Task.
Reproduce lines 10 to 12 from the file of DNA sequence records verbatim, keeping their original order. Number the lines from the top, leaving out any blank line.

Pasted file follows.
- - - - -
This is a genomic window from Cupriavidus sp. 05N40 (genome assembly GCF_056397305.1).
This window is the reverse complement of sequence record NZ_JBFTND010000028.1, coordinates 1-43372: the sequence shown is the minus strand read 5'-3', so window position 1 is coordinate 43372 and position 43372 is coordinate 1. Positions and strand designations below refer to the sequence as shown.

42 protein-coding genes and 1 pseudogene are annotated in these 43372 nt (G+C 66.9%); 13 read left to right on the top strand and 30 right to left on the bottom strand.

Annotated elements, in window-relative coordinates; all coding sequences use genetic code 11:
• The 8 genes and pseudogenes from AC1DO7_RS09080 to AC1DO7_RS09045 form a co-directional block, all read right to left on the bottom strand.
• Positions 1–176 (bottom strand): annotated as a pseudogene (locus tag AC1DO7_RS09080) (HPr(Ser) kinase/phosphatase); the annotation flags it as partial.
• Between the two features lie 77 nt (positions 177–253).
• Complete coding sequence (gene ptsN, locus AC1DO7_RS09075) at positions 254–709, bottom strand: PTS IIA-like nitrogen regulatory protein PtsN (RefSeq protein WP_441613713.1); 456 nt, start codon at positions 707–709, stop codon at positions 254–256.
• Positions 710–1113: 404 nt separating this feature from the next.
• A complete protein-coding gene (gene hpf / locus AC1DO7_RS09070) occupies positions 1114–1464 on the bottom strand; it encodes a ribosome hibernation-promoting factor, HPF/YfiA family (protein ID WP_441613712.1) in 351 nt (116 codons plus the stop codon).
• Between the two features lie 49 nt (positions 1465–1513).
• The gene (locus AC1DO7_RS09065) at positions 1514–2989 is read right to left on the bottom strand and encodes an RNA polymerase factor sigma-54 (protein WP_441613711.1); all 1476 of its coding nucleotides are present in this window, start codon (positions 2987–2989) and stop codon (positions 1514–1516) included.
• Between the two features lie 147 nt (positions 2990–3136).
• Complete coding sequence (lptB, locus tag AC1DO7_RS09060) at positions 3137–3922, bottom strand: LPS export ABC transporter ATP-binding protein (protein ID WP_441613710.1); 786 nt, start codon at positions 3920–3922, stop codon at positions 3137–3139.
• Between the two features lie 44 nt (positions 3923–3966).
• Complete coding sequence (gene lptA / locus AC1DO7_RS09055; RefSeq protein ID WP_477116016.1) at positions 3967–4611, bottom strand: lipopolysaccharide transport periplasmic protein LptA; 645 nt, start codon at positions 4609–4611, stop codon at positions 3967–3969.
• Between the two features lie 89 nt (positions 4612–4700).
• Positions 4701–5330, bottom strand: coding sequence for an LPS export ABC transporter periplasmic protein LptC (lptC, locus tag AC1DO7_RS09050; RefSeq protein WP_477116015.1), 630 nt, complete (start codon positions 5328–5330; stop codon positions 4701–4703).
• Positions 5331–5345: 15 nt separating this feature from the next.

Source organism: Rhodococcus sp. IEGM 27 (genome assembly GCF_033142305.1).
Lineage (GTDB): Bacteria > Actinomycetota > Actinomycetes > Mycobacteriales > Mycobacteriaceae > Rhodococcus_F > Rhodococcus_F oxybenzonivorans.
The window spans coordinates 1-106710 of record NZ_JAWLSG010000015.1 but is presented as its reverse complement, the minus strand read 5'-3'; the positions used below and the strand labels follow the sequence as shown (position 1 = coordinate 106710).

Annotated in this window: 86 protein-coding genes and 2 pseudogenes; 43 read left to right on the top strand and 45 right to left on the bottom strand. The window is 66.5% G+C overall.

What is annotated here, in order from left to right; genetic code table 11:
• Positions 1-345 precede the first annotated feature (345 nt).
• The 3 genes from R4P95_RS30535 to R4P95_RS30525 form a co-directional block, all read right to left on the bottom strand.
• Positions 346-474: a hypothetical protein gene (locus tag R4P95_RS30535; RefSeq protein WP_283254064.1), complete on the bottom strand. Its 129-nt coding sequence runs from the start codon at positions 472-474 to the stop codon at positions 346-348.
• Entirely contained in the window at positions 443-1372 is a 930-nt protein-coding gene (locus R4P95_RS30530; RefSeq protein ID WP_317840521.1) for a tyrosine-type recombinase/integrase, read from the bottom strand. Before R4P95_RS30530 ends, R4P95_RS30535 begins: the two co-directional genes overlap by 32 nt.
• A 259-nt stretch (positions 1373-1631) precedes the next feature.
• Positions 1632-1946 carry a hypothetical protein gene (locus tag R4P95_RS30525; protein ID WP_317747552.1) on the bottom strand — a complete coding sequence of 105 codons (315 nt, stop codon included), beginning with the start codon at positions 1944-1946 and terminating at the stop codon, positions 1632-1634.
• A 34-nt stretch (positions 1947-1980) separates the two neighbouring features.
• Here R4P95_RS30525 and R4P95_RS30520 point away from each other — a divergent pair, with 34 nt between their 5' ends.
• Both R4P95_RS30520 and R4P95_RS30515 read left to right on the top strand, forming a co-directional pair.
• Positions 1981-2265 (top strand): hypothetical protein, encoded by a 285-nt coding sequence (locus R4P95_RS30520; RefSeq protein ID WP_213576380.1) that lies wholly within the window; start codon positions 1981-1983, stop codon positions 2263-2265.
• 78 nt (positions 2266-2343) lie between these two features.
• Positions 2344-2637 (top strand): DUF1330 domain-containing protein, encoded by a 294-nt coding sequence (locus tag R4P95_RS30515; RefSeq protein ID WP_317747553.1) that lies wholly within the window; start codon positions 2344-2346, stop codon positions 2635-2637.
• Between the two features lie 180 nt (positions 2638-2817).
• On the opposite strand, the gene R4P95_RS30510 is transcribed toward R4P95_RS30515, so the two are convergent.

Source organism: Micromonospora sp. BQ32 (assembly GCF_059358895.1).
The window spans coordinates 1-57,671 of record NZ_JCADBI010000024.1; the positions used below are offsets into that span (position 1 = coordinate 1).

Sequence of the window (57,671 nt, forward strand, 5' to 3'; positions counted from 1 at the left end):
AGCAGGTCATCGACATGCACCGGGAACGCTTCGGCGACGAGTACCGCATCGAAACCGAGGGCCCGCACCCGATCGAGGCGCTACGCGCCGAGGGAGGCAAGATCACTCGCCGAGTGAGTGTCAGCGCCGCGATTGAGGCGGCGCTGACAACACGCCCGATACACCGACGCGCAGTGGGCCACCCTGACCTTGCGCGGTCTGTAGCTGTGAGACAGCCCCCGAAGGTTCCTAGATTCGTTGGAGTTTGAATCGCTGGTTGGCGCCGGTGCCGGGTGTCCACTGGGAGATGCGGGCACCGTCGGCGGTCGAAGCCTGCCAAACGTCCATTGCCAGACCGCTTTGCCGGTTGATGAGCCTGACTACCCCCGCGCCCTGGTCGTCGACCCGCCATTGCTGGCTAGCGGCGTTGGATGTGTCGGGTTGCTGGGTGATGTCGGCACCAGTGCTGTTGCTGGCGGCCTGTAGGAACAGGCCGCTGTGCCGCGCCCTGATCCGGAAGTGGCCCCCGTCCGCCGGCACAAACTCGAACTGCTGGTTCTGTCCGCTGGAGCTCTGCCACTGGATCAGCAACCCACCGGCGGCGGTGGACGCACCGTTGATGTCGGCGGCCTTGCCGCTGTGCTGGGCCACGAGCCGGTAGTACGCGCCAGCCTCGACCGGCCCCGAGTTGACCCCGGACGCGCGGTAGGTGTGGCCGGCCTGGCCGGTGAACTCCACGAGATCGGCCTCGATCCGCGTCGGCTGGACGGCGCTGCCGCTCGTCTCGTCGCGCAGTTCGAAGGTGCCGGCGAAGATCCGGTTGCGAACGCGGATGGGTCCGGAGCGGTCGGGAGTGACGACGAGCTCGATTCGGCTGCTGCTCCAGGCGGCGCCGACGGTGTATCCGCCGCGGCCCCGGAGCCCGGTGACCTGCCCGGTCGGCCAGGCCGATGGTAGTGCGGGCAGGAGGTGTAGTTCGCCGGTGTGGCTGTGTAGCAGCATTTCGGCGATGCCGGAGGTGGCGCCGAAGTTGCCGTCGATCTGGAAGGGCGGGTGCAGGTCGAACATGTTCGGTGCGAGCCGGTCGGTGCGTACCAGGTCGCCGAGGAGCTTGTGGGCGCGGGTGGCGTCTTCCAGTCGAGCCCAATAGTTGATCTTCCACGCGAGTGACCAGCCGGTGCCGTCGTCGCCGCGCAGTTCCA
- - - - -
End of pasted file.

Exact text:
• A complete protein-coding gene (gene hpf / locus AC1DO7_RS09070) occupies positions 1114–1464 on the bottom strand; it encodes a ribosome hibernation-promoting factor, HPF/YfiA family (protein ID WP_441613712.1) in 351 nt (116 codons plus the stop codon).
• Between the two features lie 49 nt (positions 1465–1513).
• The gene (locus AC1DO7_RS09065) at positions 1514–2989 is read right to left on the bottom strand and encodes an RNA polymerase factor sigma-54 (protein WP_441613711.1); all 1476 of its coding nucleotides are present in this window, start codon (positions 2987–2989) and stop codon (positions 1514–1516) included.